Thamon Hayes’ Rockets on stage at Fairyland Park, ca. 1930. Fairyland Park was located at the southeast corner of Prospect Avenue and 75th Street. Pictured from left: Harlan Leonard, alto sax; Vic Dickenson, trombone; Herman Walder, alto sax & clarinet; Hayes, trombone; Woody Walder, tenor sax & clarinet; Richard Smith, trumpet; Booker Washington, trumpet; Ed Lewis, trumpet; Charles "Crook" Goodwin, banjo & vocals; Samuel "Baby" Lovett, drums; Vernon Page, bass & tuba; Jesse Stone, piano, arranger & conductor. Source: Claude Williams.
Publicity photo of the Boogie Woogie Boys: Albert Ammons, Pete Johnson, Meade Lewis, and Joe Turner, ca. 1938. Source: Claude Williams.
Count Basie at piano at Municipal Auditorium, showing audience in background, including Jay McShann, no date. Municipal Auditorium is located on 13th Street between Wyandotte Street and Central Street in downtown Kansas City, Missouri. Source: John Randazzo.
Snapshot on stage of Count Basie at piano, Lester Young at mic, no date. Source: Duncan Scheidt.
Editorial cartoon by S. J. Ray entitled "After Her Sponsor Thought It Was in the Bag", no date. The drawing shows a depiction of "Hatch Law" stopping "Della Gates" and her sponsor "Government Jobholders" from joining other winning delegates in the 1940 National Convention. Source: Vivian Fredericks.
Editorial cartoon by S. J. Ray entitled "Out of the Frying Pan Into the Fire", no date. The drawing shows a depiction of "little business" falling out of the frying pan of New Deal economics and into the fire of "priorities and allocations". Source: Vivian Fredericks.
Editorial cartoon by S. J. Ray entitled "And Such Nice New Buildings, Too", no date. The drawing shows a depiction of "organized crime" hanging out to dry on clotheslines between the Kansas City City Hall and the Kansas City Court House. Source: Vivian Fredericks.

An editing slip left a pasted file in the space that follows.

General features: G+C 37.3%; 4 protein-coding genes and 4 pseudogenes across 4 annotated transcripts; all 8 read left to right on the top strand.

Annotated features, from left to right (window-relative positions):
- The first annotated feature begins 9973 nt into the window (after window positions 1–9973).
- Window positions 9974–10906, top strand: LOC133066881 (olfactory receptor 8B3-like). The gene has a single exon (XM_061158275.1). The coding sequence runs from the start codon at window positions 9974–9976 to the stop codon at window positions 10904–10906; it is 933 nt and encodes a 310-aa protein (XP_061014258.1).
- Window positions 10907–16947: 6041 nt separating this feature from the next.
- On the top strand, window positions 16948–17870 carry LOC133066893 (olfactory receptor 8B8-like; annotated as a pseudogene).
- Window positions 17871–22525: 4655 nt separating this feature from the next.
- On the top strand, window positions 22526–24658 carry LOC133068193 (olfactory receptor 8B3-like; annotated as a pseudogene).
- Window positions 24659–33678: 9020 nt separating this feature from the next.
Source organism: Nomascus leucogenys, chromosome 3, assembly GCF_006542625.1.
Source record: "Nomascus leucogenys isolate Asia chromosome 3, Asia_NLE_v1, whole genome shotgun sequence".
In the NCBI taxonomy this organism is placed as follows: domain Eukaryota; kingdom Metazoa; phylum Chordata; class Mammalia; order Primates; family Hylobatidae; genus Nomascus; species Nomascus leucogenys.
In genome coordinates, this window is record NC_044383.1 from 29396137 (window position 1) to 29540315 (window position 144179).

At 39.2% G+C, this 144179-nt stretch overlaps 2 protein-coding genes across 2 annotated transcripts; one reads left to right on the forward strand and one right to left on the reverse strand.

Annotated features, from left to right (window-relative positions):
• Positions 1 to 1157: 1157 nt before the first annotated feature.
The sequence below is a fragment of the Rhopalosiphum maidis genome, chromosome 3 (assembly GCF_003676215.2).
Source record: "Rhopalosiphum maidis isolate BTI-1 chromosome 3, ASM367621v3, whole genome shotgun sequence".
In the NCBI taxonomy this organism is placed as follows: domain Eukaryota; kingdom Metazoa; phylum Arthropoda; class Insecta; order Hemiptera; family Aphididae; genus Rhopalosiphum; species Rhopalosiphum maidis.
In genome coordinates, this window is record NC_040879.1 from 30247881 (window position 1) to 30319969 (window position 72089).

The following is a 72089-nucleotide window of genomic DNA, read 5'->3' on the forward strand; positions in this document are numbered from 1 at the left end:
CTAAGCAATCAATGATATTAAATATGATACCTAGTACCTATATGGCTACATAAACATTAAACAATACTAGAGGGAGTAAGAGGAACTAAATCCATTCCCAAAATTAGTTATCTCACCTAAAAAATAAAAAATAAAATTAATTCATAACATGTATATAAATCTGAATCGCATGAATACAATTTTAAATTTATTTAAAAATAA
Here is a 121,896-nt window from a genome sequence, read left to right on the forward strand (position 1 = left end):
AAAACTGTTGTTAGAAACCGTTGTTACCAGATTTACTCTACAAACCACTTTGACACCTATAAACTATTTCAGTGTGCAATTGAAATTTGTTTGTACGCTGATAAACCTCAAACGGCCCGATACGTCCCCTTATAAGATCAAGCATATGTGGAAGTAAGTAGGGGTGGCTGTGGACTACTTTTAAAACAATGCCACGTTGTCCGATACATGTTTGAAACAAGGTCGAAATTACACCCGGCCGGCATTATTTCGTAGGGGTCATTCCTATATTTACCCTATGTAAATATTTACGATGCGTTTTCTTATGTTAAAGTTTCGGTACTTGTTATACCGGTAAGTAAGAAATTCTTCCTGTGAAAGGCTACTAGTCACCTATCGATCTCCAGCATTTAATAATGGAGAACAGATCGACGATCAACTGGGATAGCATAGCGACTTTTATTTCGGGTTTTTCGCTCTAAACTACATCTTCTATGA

Jay McShann with baton, taken by Bert's Photo Studio, Kansas City, Missouri, no date. Source: Charles Goodwin.
Down Beat photo with caption, "That McShann Rhythm Section!", ca. 1941. The caption reads, "New York - Here they are, beating it out at the Savoy in Harlem. Jay McShann (at the piano) and his rhythm section include Leonard Enois, guitar; Eugene (Pops) Ramey, bass, and Gus Johnson, drums. Playing the Savoy last month, McShann and his barrelhouse Kansas City crew reportedly "carved" Lucky Millinder's band right off the bandstand. The McShann's Confessin' the Blues is the biggest-selling Decca sepia series discing in history.
Jay McShann at piano with his orchestra posed around, no date. Source: Charles Goodwin.
The Half and Half entertainer, half man and half woman, posed for full-length portrait at Dante's Inferno in Kansas City, Missouri. Mr. Half-and-Half would regularly perform there as a singer, comedian, and impersonator, ca. 1935. Source: Ida Minturn.
Editorial cartoon by S. J. Ray entitled "Armistice Day, or Just Nov 11", no date. The drawing depicts "Nov 11" as a cluster of bombs falling toward an anthropomorphic Earth as it takes cover in a bomb shelter. Source: Vivian Fredericks.
Promotional card for Jay McShann and His Decca Recording Orchestra, no date. The card also promotes "Confessin' the Blues" featuring blues singer Walter Brown. A small portrait of Jay McShann is included in the upper right corner of the card. Source: Gene Ramey.
Jay McShann's Band playing at Martin's-on-the-Plaza, also known as Martin's Cafeteria and Plaza Tavern. Those pictured include: Gene Ramey, bass; Bob Mabane, tenor; Gus Johnson, drums; Edward Hale, alto; Bill Smith, trumpet; Jay McShann, piano. Source: Gene Ramey.
Band members playing in McShann band, including Charlie Parker, Tulsa, OK, 1940-41. Source: Gene Ramey.
Group photo of Bennie Moten's Victor Recording Orchestra with instruments; handwritten notation states "Oklahoma City 1927".
Lincoln Theatre group photo of employees, ca. 1926. The Lincoln Theatre was once located at the northwest corner of 18th Street and Lydia Avenue in Kansas City, Missouri. Source: Lawrence Denton.
13 piece swing orchestra, part of WPA Federal Music Project playing at the Kansas City Boy's Orphan Home, Sept. 16, 1938. The Kansas City Boy's Orphan Home was once located at the northwestern corner of 43rd Street, Westport Avenue (now Westport Road), and Belleview Avenue. Source: Lawrence Denton.